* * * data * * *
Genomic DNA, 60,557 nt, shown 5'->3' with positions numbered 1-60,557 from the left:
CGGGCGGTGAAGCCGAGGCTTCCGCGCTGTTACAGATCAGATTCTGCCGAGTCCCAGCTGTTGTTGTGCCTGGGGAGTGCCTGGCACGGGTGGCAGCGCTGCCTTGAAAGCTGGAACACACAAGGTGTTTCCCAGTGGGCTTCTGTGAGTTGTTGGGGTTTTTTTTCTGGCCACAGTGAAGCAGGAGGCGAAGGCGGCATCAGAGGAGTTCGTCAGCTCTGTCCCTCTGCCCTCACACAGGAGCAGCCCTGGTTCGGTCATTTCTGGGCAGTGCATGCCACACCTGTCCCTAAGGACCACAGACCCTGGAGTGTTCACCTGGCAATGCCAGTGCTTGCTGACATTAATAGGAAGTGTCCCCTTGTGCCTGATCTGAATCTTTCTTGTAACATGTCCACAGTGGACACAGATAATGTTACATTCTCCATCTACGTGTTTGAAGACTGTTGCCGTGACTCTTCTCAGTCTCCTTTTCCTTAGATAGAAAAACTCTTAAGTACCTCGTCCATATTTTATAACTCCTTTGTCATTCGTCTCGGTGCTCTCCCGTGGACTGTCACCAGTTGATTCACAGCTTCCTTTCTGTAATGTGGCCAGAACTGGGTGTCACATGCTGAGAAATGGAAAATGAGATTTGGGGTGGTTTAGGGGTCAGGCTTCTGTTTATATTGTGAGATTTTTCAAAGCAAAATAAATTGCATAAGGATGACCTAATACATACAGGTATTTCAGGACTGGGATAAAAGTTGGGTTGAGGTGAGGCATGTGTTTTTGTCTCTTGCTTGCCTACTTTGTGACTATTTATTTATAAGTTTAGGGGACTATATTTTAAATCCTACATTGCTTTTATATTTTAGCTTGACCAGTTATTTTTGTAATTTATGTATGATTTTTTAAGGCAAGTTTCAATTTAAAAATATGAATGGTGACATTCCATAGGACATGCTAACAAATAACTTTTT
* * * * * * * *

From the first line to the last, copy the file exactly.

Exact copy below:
Genomic DNA, 60,557 nt, shown 5'->3' with positions numbered 1-60,557 from the left:
CGGGCGGTGAAGCCGAGGCTTCCGCGCTGTTACAGATCAGATTCTGCCGAGTCCCAGCTGTTGTTGTGCCTGGGGAGTGCCTGGCACGGGTGGCAGCGCTGCCTTGAAAGCTGGAACACACAAGGTGTTTCCCAGTGGGCTTCTGTGAGTTGTTGGGGTTTTTTTTCTGGCCACAGTGAAGCAGGAGGCGAAGGCGGCATCAGAGGAGTTCGTCAGCTCTGTCCCTCTGCCCTCACACAGGAGCAGCCCTGGTTCGGTCATTTCTGGGCAGTGCATGCCACACCTGTCCCTAAGGACCACAGACCCTGGAGTGTTCACCTGGCAATGCCAGTGCTTGCTGACATTAATAGGAAGTGTCCCCTTGTGCCTGATCTGAATCTTTCTTGTAACATGTCCACAGTGGACACAGATAATGTTACATTCTCCATCTACGTGTTTGAAGACTGTTGCCGTGACTCTTCTCAGTCTCCTTTTCCTTAGATAGAAAAACTCTTAAGTACCTCGTCCATATTTTATAACTCCTTTGTCATTCGTCTCGGTGCTCTCCCGTGGACTGTCACCAGTTGATTCACAGCTTCCTTTCTGTAATGTGGCCAGAACTGGGTGTCACATGCTGAGAAATGGAAAATGAGATTTGGGGTGGTTTAGGGGTCAGGCTTCTGTTTATATTGTGAGATTTTTCAAAGCAAAATAAATTGCATAAGGATGACCTAATACATACAGGTATTTCAGGACTGGGATAAAAGTTGGGTTGAGGTGAGGCATGTGTTTTTGTCTCTTGCTTGCCTACTTTGTGACTATTTATTTATAAGTTTAGGGGACTATATTTTAAATCCTACATTGCTTTTATATTTTAGCTTGACCAGTTATTTTTGTAATTTATGTATGATTTTTTAAGGCAAGTTTCAATTTAAAAATATGAATGGTGACATTCCATAGGACATGCTAACAAATAACTTTTT